Donald McKay Frost (1877-1958), son of Edwin Parker and Mary Coachman McKay Frost, was born in Charleston, S.C. He graduated from Harvard in 1899 and from Harvard Law School in 1902. Returning to Charleston, he became a member of a law firm, a representative in South Carolina's General Assembly for four years, and a member of various fraternal organizations. In 1910, he married Mary Mitchell Ryerson ( -1941) of Lake Forest, Ill., and in 1912, he moved to Boston, Mass. He practiced law with a number of Boston firms until 1924, when he began to practice privately and less actively.
Frost became involved in the Boston Opera Association, the New England Conservatory of Music, the Boston Museum of Fine Arts, the Club of Odd Volumes, the Grolier Club, the Boston Athenaeum, the Massachusetts Historical Society. In addition, he was elected to the American Antiquarian Society in 1939 and to its Council in 1940. His chief avocation was the "reading and collecting of books dealing with the early history of our western country, with particular emphasis on the discovery and development of the Rocky Mountain regions." He built up an excellent collection of western Americana and in 1947 presented more than four thousand volumes on western history and travel to the AAS. His monograph, entitled "Notes on General Ashley, the Overland Trail, and South Pass," was published by the AAS in 1945. Frost suffered a severe stroke in 1946 and he died in Boston twelve years later.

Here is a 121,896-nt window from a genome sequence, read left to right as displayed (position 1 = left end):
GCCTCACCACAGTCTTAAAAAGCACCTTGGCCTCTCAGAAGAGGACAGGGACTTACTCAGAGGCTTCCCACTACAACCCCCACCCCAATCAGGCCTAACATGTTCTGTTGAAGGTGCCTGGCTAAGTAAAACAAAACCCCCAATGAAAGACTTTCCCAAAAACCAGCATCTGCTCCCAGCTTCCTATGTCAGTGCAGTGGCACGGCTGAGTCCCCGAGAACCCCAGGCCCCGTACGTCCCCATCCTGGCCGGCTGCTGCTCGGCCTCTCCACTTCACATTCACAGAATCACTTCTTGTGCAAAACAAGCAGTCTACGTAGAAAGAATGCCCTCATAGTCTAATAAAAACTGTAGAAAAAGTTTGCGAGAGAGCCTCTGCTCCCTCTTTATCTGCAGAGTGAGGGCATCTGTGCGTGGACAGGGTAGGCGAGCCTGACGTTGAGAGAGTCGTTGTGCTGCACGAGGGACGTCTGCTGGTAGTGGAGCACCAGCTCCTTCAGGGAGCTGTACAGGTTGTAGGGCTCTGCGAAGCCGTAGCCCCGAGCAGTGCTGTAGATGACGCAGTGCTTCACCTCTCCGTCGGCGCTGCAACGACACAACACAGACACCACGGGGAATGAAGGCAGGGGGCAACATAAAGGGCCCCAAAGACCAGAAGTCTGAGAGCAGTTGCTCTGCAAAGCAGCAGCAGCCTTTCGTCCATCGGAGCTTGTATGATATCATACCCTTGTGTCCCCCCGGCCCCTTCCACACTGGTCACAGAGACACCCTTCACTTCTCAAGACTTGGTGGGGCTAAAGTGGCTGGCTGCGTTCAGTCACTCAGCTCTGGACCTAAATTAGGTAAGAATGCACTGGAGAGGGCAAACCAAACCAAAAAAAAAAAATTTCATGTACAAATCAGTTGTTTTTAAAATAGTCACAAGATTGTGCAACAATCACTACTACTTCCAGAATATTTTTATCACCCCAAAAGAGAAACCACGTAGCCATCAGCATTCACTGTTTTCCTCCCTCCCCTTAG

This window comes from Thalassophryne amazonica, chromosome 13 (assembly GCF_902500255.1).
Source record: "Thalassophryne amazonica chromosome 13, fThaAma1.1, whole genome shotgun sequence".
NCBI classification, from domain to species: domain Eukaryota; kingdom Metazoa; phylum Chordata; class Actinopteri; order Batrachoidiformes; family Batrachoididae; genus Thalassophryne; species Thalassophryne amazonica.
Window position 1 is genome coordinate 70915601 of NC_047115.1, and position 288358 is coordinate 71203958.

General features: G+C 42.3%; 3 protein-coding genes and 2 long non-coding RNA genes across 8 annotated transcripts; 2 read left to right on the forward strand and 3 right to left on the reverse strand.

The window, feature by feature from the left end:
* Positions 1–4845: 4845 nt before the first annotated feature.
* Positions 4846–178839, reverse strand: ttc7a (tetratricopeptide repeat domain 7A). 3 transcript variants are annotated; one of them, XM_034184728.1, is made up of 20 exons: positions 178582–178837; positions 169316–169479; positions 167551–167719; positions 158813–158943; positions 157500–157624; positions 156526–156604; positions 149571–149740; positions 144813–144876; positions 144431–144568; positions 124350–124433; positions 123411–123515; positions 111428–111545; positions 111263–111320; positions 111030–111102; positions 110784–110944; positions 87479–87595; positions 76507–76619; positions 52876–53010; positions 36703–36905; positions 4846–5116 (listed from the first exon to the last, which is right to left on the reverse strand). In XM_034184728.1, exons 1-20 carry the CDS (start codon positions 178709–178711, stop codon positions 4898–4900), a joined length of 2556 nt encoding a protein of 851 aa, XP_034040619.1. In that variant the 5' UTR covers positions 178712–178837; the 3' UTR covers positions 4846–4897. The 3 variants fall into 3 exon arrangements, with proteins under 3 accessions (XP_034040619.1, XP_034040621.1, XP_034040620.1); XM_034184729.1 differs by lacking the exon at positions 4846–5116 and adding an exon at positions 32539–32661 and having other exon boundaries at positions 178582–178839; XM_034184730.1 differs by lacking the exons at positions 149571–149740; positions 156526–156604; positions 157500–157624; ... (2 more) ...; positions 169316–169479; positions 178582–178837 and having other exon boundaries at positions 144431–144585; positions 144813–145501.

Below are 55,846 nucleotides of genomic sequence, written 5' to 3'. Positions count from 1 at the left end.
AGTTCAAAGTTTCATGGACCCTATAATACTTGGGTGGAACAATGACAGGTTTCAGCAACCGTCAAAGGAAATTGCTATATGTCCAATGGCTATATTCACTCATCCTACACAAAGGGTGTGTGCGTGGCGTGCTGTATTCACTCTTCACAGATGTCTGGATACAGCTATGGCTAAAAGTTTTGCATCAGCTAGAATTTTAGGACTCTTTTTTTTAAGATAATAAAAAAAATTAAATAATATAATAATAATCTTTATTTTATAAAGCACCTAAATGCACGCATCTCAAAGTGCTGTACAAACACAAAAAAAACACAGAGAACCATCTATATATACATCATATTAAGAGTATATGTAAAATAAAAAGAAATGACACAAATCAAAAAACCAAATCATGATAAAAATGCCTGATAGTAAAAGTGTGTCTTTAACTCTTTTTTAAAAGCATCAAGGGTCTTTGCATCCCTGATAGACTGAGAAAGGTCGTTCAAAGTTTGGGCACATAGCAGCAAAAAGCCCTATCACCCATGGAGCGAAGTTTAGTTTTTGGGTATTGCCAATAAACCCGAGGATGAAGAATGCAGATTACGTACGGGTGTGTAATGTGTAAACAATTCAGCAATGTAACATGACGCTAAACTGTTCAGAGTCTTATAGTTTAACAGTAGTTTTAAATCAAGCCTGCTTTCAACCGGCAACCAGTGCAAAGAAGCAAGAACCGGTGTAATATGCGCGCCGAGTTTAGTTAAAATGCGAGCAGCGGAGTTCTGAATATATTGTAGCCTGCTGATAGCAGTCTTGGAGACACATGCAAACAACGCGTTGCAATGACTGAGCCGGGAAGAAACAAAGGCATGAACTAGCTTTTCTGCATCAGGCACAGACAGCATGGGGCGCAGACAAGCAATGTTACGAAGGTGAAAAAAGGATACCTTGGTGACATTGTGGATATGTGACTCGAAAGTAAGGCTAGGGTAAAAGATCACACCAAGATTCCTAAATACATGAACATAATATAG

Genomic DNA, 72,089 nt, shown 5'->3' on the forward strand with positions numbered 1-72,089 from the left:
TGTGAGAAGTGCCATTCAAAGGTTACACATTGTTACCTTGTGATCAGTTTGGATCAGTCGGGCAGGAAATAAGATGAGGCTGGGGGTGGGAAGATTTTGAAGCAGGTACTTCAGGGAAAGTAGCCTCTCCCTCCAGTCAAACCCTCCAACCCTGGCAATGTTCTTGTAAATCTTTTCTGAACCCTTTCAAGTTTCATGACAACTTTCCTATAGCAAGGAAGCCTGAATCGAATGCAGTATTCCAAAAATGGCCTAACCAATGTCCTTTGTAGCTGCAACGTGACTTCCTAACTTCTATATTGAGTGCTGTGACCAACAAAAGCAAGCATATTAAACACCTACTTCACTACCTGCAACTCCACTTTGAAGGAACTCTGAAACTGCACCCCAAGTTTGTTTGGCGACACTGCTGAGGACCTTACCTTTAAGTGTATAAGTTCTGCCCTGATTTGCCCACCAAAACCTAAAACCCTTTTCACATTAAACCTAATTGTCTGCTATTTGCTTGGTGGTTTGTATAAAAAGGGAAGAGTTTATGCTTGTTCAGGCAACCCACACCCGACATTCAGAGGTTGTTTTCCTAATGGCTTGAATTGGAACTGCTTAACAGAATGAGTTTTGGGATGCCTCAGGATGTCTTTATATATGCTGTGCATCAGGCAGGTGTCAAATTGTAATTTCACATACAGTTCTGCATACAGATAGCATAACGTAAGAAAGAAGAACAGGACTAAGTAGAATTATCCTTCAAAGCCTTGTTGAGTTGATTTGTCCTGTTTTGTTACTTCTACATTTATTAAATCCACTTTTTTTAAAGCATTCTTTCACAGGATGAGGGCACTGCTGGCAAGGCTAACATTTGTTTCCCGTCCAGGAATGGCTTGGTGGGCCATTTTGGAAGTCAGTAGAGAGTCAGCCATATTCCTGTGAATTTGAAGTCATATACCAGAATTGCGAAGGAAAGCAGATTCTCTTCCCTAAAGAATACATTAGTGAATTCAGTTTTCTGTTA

From the description of Papers, 1937-1951. (American Antiquarian Society). WorldCat record id: 191259357